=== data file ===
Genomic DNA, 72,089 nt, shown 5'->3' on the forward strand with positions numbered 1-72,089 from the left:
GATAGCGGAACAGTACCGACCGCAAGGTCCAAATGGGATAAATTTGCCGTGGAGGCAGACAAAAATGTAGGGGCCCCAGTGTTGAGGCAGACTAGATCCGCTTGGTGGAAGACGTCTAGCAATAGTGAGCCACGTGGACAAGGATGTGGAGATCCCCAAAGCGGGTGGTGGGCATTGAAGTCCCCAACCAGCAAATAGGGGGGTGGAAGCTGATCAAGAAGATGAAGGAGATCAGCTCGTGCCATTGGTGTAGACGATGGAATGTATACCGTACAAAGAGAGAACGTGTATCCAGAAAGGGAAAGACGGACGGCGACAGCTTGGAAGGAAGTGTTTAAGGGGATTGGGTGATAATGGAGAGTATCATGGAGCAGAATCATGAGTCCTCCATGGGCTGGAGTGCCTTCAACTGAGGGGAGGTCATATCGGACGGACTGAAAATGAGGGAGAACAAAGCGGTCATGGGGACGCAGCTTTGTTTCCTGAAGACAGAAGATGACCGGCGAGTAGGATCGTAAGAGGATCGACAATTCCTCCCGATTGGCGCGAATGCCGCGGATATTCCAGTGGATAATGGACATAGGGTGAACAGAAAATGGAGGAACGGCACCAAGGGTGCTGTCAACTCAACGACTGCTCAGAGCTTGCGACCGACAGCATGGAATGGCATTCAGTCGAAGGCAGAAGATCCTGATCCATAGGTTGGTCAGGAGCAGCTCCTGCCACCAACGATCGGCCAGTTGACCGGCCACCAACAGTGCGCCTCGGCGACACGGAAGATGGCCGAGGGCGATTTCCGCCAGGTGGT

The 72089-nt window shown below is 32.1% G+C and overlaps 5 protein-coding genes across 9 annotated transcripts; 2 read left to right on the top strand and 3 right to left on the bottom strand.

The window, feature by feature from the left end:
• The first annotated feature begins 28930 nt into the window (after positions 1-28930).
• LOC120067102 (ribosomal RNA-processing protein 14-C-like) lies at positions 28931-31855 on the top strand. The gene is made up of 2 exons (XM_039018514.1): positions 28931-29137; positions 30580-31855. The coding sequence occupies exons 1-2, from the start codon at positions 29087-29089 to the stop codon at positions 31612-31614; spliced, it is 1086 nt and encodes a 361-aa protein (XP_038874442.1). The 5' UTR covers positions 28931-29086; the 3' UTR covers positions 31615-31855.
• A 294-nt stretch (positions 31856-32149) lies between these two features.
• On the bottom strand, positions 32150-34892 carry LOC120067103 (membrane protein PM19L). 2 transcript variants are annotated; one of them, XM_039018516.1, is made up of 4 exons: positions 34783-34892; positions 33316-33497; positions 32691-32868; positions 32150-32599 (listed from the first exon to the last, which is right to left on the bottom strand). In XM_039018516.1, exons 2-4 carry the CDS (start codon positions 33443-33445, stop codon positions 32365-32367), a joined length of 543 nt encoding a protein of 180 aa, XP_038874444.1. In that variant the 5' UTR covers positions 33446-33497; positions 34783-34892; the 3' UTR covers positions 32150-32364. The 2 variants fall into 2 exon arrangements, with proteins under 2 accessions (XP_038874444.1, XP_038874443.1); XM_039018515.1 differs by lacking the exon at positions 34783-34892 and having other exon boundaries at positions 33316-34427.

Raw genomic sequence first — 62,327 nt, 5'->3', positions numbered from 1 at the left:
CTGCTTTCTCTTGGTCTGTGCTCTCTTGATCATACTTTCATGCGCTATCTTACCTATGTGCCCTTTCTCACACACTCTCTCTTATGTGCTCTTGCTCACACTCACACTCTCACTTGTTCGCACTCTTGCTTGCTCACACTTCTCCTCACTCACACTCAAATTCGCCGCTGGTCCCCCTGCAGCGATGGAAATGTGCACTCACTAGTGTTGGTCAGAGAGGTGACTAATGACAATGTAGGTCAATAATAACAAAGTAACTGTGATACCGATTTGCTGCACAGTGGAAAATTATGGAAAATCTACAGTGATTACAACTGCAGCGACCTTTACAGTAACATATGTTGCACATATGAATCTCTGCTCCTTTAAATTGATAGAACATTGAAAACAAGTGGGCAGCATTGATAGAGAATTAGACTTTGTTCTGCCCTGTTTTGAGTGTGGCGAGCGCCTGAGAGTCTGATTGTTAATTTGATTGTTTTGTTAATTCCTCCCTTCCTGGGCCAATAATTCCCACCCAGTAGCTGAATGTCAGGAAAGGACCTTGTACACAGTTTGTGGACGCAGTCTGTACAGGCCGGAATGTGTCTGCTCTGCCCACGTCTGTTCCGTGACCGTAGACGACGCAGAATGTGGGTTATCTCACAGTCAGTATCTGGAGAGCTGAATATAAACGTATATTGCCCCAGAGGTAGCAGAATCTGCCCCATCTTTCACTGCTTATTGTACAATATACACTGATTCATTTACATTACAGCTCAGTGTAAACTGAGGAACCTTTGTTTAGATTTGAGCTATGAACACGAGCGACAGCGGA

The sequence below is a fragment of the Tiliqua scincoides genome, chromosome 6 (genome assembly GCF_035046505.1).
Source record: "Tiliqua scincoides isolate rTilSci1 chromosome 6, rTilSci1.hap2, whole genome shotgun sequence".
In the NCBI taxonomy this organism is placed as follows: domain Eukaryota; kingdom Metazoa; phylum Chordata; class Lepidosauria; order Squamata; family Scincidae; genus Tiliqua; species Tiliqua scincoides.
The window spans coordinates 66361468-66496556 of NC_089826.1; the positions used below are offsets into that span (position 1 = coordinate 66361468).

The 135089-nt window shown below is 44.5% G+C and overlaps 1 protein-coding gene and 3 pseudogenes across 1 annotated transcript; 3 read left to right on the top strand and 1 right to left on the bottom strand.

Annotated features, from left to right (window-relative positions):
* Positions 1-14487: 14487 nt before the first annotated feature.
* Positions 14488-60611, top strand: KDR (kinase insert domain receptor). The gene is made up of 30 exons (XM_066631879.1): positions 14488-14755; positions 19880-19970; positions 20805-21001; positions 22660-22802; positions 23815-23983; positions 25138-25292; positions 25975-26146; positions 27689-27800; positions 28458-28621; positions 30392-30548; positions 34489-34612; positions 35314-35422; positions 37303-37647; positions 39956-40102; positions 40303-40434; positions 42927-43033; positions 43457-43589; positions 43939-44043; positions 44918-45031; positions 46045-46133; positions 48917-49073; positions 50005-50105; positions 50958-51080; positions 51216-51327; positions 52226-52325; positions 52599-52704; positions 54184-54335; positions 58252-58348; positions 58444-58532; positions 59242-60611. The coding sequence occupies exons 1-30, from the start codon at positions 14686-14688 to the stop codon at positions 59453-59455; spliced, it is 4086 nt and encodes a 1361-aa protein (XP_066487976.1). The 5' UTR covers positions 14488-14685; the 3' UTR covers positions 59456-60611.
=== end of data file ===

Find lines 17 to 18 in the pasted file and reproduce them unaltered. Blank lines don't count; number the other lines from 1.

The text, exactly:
* Positions 1-14487: 14487 nt before the first annotated feature.
* Positions 14488-60611, top strand: KDR (kinase insert domain receptor). The gene is made up of 30 exons (XM_066631879.1): positions 14488-14755; positions 19880-19970; positions 20805-21001; positions 22660-22802; positions 23815-23983; positions 25138-25292; positions 25975-26146; positions 27689-27800; positions 28458-28621; positions 30392-30548; positions 34489-34612; positions 35314-35422; positions 37303-37647; positions 39956-40102; positions 40303-40434; positions 42927-43033; positions 43457-43589; positions 43939-44043; positions 44918-45031; positions 46045-46133; positions 48917-49073; positions 50005-50105; positions 50958-51080; positions 51216-51327; positions 52226-52325; positions 52599-52704; positions 54184-54335; positions 58252-58348; positions 58444-58532; positions 59242-60611. The coding sequence occupies exons 1-30, from the start codon at positions 14686-14688 to the stop codon at positions 59453-59455; spliced, it is 4086 nt and encodes a 1361-aa protein (XP_066487976.1). The 5' UTR covers positions 14488-14685; the 3' UTR covers positions 59456-60611.